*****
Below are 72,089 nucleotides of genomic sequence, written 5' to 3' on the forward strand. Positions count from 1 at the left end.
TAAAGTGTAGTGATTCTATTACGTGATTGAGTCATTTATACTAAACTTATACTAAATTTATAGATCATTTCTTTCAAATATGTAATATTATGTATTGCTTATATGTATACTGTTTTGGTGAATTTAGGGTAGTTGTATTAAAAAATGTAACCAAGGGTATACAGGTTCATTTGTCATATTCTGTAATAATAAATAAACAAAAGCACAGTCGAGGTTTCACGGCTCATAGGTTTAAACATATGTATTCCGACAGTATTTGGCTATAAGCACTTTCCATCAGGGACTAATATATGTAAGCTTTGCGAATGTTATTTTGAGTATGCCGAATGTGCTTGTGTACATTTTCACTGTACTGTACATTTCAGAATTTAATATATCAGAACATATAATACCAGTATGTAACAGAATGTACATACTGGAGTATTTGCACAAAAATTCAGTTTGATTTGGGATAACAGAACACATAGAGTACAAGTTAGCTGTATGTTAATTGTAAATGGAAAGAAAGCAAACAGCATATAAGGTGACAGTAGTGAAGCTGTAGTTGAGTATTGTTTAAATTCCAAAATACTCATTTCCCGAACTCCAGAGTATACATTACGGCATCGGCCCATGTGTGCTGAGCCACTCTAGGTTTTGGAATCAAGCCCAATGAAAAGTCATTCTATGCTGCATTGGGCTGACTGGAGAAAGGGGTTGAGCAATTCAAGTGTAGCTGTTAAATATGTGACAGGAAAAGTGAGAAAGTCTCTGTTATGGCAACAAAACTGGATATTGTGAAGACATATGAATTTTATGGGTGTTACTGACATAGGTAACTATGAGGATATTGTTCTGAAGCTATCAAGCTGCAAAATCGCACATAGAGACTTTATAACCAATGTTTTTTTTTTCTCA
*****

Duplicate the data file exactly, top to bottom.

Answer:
Below are 72,089 nucleotides of genomic sequence, written 5' to 3' on the forward strand. Positions count from 1 at the left end.
TAAAGTGTAGTGATTCTATTACGTGATTGAGTCATTTATACTAAACTTATACTAAATTTATAGATCATTTCTTTCAAATATGTAATATTATGTATTGCTTATATGTATACTGTTTTGGTGAATTTAGGGTAGTTGTATTAAAAAATGTAACCAAGGGTATACAGGTTCATTTGTCATATTCTGTAATAATAAATAAACAAAAGCACAGTCGAGGTTTCACGGCTCATAGGTTTAAACATATGTATTCCGACAGTATTTGGCTATAAGCACTTTCCATCAGGGACTAATATATGTAAGCTTTGCGAATGTTATTTTGAGTATGCCGAATGTGCTTGTGTACATTTTCACTGTACTGTACATTTCAGAATTTAATATATCAGAACATATAATACCAGTATGTAACAGAATGTACATACTGGAGTATTTGCACAAAAATTCAGTTTGATTTGGGATAACAGAACACATAGAGTACAAGTTAGCTGTATGTTAATTGTAAATGGAAAGAAAGCAAACAGCATATAAGGTGACAGTAGTGAAGCTGTAGTTGAGTATTGTTTAAATTCCAAAATACTCATTTCCCGAACTCCAGAGTATACATTACGGCATCGGCCCATGTGTGCTGAGCCACTCTAGGTTTTGGAATCAAGCCCAATGAAAAGTCATTCTATGCTGCATTGGGCTGACTGGAGAAAGGGGTTGAGCAATTCAAGTGTAGCTGTTAAATATGTGACAGGAAAAGTGAGAAAGTCTCTGTTATGGCAACAAAACTGGATATTGTGAAGACATATGAATTTTATGGGTGTTACTGACATAGGTAACTATGAGGATATTGTTCTGAAGCTATCAAGCTGCAAAATCGCACATAGAGACTTTATAACCAATGTTTTTTTTTTCTCA